While the retail industry felt threatened by the digital world a few years ago, digitization is by now increasingly evaluated as an opportunity. They must embrace new technology to step up to the plate of identifying the right trends at the right time and the right way to capitalize on this opportunity - and not lose sight and feel for their own business by overdosing on data and technology.
Mobile data access at the PoS
More and more brick-and-mortar retailers are transferring the online shop logic to the store and are improving where the online shops are ahead of them. One trend is, for instance, the use of mobile technology for direct data access at the Point-of-Sale (PoS): e.g. customers have the option of accessing detailed product information directly at the PoS via smartphone since QR codes on the packaging, beacons or Near Field Communication Tags (NFC) on the shelf make it possible; salespeople can use the tablet to call up detailed information on the product in a customer conversation, show customers an explanatory video for the product if required, or present a useful additional product, stock levels or the availability of goods in other stores can be called up as well and orders placed, which the customer can either pick up at the desired branch or have it sent directly to his home; customer loyalty measures can be implemented by tablet, such as registering customer cards or signing up for customer events and promotions; the payment process can also be handled directly at the PoS via tablets or smartphones, and the receipt can be sent to the customer by email upon request.
In addition, data-driven activities offer brick-and-mortar retailers a variety of options for precisely addressing consumers via different channels in terms of the general "customer centricity".
One example is location-based services: consumers are given special offers or information about a product via the smartphone as a push message at the moment when they pass the respective store; in addition, consumers can be continuously informed via pictures, videos and news about products, trends, promotions and events via social media channels such as Facebook, Instagram etc. and that way tied more closely to the shop.
Another option is to provide customers with individualized offers: depending on the sales and product preferences recorded via the customer card, they receive special offers and discounts via email or an app.
The trend of the multi-channel strategy, which combines online and offline offers, will continue to increase. However, detailed knowledge about the shopping needs of the customers is essential for success.
Tools such as Intent Recognition in the online shop, for example, enable this insight: Using AI-based analytics, the customer's intention to purchase is anticipated in order to align the page content, the product selection, and the purchase options.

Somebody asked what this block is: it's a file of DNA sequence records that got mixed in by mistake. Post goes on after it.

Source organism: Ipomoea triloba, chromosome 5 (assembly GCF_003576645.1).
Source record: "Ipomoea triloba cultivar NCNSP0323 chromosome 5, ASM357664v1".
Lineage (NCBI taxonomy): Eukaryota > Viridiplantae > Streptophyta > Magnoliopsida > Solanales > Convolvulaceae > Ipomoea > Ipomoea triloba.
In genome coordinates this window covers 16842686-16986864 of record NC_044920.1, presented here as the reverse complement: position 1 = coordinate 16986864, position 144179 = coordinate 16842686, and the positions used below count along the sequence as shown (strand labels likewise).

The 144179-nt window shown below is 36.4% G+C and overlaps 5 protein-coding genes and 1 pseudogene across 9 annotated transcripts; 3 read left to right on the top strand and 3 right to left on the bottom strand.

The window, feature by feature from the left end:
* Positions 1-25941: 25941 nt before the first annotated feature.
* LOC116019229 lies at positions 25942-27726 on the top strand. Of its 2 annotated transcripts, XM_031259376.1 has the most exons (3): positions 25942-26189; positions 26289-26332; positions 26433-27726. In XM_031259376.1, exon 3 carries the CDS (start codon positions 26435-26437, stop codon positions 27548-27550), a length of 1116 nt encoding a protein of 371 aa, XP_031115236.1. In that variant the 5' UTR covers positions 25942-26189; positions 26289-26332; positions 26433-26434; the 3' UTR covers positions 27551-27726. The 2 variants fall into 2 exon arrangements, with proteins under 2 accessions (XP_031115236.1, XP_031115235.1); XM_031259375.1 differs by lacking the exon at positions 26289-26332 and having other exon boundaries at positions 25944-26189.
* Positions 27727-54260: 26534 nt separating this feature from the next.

Among other things, this is achieved by means of special filter methods: based on the assumption that two persons who order the same products also share an interest in certain other articles, traders can derive forecasts of their preferences from the previous purchases of one user and transfer these to a different product group or apply to new products, collections, cross- and up-sales.
In addition, the shop’s search can be optimized in such a way that synonyms are displayed as well (for example, if a user searches for "sandals", the terms "flip-flops" and "mules" are shown to the customer, too), and besides that, the search is immediately linked to suitable trends (synonym mapping) and retailers can use the analysis of multidimensional data from tracking, product catalogs and other data sources to form an accurate picture of user behavior in order to derive suitable advertising or cross-selling offers. Analyzing social media platforms helps identify what consumers are interested in, which topics they talk about the most in what ways, and how they relate to products or customer service, so that individual marketing measures can be derived from such information.
Unfortunately, there is no general dosage recommendation in terms of digitization, and every retailer must individually decide how much digitalization is actually doing good. The fact is that it doesn’t matter whether dealers use digitization to inform, make products available or use it for logistical support. Data is always required - to customers, goods, the weather, competition, stock, purchasing power, price evaluations, etc. - as well as appropriate technologies, such as specific interfaces, business intelligence and AI-based analytics, in order to be able to extract, link and inform this data from different systems.
By Daniela La Marca